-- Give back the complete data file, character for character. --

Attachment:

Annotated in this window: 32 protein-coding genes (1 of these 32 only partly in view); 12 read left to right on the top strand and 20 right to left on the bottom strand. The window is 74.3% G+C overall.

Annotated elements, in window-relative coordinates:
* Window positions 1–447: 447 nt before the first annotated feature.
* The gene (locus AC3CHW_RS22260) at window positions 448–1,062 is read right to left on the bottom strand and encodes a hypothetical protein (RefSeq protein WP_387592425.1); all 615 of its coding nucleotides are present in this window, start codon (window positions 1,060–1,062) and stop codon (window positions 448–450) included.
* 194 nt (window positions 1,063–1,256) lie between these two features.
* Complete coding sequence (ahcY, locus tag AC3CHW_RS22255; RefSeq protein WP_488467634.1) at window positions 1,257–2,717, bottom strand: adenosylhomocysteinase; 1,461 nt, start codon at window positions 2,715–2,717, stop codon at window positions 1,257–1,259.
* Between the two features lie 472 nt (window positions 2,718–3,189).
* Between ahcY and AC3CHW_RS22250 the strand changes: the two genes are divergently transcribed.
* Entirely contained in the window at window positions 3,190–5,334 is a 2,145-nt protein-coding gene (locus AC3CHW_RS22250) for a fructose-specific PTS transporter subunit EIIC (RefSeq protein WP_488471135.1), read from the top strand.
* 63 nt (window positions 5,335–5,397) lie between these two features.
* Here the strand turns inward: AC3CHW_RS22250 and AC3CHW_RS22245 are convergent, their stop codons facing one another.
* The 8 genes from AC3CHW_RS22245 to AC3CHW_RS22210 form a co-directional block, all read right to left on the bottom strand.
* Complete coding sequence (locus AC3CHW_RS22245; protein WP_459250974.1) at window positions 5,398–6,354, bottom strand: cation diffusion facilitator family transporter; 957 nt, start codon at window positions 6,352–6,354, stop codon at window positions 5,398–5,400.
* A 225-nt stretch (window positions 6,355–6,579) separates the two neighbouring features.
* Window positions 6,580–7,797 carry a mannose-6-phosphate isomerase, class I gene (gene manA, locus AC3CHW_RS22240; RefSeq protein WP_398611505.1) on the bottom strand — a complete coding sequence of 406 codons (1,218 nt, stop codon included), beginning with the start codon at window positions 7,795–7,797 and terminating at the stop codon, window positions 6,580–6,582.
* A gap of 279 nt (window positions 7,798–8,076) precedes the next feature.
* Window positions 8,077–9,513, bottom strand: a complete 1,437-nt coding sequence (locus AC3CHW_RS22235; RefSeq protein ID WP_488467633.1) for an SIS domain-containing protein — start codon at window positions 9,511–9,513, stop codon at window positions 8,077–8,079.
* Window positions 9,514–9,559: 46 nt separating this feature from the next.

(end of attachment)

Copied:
Annotated in this window: 32 protein-coding genes (1 of these 32 only partly in view); 12 read left to right on the top strand and 20 right to left on the bottom strand. The window is 74.3% G+C overall.

Annotated elements, in window-relative coordinates:
* Window positions 1–447: 447 nt before the first annotated feature.
* The gene (locus AC3CHW_RS22260) at window positions 448–1,062 is read right to left on the bottom strand and encodes a hypothetical protein (RefSeq protein WP_387592425.1); all 615 of its coding nucleotides are present in this window, start codon (window positions 1,060–1,062) and stop codon (window positions 448–450) included.
* 194 nt (window positions 1,063–1,256) lie between these two features.
* Complete coding sequence (ahcY, locus tag AC3CHW_RS22255; RefSeq protein WP_488467634.1) at window positions 1,257–2,717, bottom strand: adenosylhomocysteinase; 1,461 nt, start codon at window positions 2,715–2,717, stop codon at window positions 1,257–1,259.
* Between the two features lie 472 nt (window positions 2,718–3,189).
* Between ahcY and AC3CHW_RS22250 the strand changes: the two genes are divergently transcribed.
* Entirely contained in the window at window positions 3,190–5,334 is a 2,145-nt protein-coding gene (locus AC3CHW_RS22250) for a fructose-specific PTS transporter subunit EIIC (RefSeq protein WP_488471135.1), read from the top strand.
* 63 nt (window positions 5,335–5,397) lie between these two features.
* Here the strand turns inward: AC3CHW_RS22250 and AC3CHW_RS22245 are convergent, their stop codons facing one another.
* The 8 genes from AC3CHW_RS22245 to AC3CHW_RS22210 form a co-directional block, all read right to left on the bottom strand.
* Complete coding sequence (locus AC3CHW_RS22245; protein WP_459250974.1) at window positions 5,398–6,354, bottom strand: cation diffusion facilitator family transporter; 957 nt, start codon at window positions 6,352–6,354, stop codon at window positions 5,398–5,400.
* A 225-nt stretch (window positions 6,355–6,579) separates the two neighbouring features.
* Window positions 6,580–7,797 carry a mannose-6-phosphate isomerase, class I gene (gene manA, locus AC3CHW_RS22240; RefSeq protein WP_398611505.1) on the bottom strand — a complete coding sequence of 406 codons (1,218 nt, stop codon included), beginning with the start codon at window positions 7,795–7,797 and terminating at the stop codon, window positions 6,580–6,582.
* A gap of 279 nt (window positions 7,798–8,076) precedes the next feature.
* Window positions 8,077–9,513, bottom strand: a complete 1,437-nt coding sequence (locus AC3CHW_RS22235; RefSeq protein ID WP_488467633.1) for an SIS domain-containing protein — start codon at window positions 9,511–9,513, stop codon at window positions 8,077–8,079.
* Window positions 9,514–9,559: 46 nt separating this feature from the next.